To find more examples of what medieval architecture in France looked like before the 19th century, you’ll have to head to Alsace, Normandy, and the Loire Valley.
An abundance of half-timbered houses or maisons à colombages, popular in England, France, and Germany between the 15th and 17th centuries, can still be found in France, particularly concentrated in the Alsace-Lorraine region bordering Germany. This region, fought over by France and Germany for centuries, took on new characteristics each every time it changed hands, like a child of divorce showing off a new haircut or pair of shoes the other parent paid for. But despite its convoluted history, Alsace-Lorraine is now largely fixed in time. In Strasbourg, the region’s largest city, the entire historic city center (or Grande-Île) is a UNESCO World Heritage site, as is the Neustadt, or “New Town.” The medieval Old City, built in a Germanic style around a Gothic cathedral, was later integrated into the more Haussmannian-style French architecture of the Neustadt in a way that perfectly speaks to the complex permutations the city endured.
The architecture of Alsace-Lorraine has an undeniable charm, with several villages in the region claiming to be the inspiration for the fairytale town in Disney’s Beauty and the Beast. The colorful houses actually served an important function in a pre-literate medieval society, with colors matching the professions of the people who worked there. Bakers lived in yellow houses, butchers in red houses, and fishermen in blue ones. But sometimes people were looking for more than just a bite to eat. Heart-shaped cutouts on the window shutters of some of these buildings aren’t just a cutesy decorative flourish. Young men looking for wives would knock on these windows, and the maidens who lived there could peer through the cutouts to see what they were working with. If they like what they saw, they opened up. If not, the windows stayed shut, something like a medieval version of Tinder.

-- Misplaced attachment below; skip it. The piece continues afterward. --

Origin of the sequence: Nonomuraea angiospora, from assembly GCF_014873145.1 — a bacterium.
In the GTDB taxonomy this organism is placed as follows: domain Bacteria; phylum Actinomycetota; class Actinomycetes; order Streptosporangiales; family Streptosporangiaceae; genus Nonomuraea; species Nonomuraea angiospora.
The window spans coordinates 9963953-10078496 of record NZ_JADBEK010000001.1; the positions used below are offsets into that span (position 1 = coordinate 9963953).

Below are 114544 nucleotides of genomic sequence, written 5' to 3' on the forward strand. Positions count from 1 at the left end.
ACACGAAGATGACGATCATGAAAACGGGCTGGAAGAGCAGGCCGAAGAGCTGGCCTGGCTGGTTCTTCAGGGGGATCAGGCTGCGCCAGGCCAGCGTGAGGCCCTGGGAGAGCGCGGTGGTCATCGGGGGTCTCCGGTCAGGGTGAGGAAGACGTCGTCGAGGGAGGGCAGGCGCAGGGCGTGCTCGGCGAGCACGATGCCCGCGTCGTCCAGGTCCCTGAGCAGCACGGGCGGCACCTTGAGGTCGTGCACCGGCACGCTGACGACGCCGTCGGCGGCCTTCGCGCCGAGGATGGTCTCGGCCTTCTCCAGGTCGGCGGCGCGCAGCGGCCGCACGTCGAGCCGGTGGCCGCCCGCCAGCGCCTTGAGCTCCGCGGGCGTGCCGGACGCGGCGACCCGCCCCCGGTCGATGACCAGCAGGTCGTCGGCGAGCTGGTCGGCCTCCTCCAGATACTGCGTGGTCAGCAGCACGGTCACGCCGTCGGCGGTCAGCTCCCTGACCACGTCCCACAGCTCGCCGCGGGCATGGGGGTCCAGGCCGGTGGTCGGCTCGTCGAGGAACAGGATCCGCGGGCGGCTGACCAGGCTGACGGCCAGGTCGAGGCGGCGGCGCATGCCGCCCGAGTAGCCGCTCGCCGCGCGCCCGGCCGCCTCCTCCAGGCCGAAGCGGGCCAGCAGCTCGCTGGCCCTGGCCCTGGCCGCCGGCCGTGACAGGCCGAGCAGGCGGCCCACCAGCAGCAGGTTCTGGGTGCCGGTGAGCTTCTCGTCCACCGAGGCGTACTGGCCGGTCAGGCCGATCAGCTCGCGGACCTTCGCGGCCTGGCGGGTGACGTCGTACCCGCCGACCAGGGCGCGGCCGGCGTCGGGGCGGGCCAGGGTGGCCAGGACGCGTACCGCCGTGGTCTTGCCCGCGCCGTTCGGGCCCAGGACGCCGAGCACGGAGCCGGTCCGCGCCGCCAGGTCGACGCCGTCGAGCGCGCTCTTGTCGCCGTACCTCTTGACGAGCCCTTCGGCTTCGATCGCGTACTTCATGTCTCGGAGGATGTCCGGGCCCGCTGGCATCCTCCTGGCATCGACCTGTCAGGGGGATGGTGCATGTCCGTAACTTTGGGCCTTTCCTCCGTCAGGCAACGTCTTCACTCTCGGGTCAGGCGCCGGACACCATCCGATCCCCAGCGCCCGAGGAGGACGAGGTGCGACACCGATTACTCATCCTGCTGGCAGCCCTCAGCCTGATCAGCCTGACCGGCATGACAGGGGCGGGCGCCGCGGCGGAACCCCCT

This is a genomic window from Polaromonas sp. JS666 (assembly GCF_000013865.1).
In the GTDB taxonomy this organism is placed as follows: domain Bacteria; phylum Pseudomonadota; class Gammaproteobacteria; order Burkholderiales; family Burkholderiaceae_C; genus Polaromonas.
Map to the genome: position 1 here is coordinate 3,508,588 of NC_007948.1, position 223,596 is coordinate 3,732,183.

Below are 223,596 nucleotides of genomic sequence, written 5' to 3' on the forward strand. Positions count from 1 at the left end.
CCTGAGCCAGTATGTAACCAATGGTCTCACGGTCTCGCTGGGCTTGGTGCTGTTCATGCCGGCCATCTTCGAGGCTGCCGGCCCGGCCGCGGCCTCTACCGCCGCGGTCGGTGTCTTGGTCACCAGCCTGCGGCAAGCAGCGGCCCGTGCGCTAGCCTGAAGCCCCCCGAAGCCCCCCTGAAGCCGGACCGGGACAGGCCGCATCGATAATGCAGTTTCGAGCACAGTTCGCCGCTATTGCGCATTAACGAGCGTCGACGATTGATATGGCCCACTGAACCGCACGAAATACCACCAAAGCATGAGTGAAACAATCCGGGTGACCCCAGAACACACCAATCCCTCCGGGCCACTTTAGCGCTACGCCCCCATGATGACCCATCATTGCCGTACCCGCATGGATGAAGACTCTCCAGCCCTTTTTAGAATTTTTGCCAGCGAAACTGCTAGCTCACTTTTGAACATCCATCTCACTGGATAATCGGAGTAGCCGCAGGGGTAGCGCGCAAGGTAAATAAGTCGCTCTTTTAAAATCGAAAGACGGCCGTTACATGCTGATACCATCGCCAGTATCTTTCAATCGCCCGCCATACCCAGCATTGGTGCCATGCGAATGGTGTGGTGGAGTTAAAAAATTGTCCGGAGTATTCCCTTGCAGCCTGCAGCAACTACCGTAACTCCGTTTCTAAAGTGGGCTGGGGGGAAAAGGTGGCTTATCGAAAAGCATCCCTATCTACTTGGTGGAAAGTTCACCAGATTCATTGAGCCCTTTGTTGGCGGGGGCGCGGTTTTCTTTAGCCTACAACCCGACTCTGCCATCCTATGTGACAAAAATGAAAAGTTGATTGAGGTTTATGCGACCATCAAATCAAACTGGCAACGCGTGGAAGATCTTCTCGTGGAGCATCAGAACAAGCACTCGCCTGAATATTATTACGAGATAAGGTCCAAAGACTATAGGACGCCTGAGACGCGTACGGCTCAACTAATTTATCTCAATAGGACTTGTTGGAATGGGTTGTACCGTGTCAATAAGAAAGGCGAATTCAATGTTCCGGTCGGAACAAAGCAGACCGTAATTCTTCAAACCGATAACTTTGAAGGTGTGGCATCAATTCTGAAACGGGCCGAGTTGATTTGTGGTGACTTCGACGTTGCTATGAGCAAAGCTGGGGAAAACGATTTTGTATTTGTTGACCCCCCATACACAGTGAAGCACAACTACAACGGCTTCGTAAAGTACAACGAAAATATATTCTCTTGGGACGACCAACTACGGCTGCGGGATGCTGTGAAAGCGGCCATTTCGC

So you might wonder why, with all of France’s preservation efforts, more of these adorable towns don’t exist. Unfortunately, wooden frames are, well, highly flammable, and many medieval cities burned to the ground when accidents occurred thanks to the hearths and candles required for daily life.
France’s architectural upgrades were part necessity, part strategy, part aesthetic demonstration of upward mobility. But they helped shape France into the popular tourist destination it is today. Decades after Haussmann’s death, his wide boulevards became the stage on which Paris’s famous café culture was set. Now that the city’s cafés opened onto more open streets, terraces could be constructed, and life moved out of cramped medieval buildings and into the public eye. In the 1920s and 30s, café society dominated the streets of Paris. Famous writers like Jean-Paul Sartre and Ernest Hemingway became public fixtures at cafés in Saint-Germain-des-Près like Les Deux Magots and Café de Flore, or in Montparnasse at La Closerie des Lilas and La Rotonde. Performers like Josephine Baker and artists like Salvador Dalí used restaurants, cafes, and nightclubs as places to see and be seen, forge connections and keep tabs on the hot news around town a century before social media took up the same mantle. But none of this would have been possible without the changes made to Paris’s fundamental structure. France has a conservationist reputation, but this is because it evolves in big spurts, not in gradual increments. Drawn from all corners of the country, and all eras of France’s complicated past, France’s architecture speaks for itself. These walls do talk—are you listening?
Catherine Rickman is a writer and professional francophile who has lived in Paris, New York, and Berlin. She is currently somewhere in Brooklyn with a fork in one hand and a pen in the other, and you can follow her adventures on Instagram @catrickman.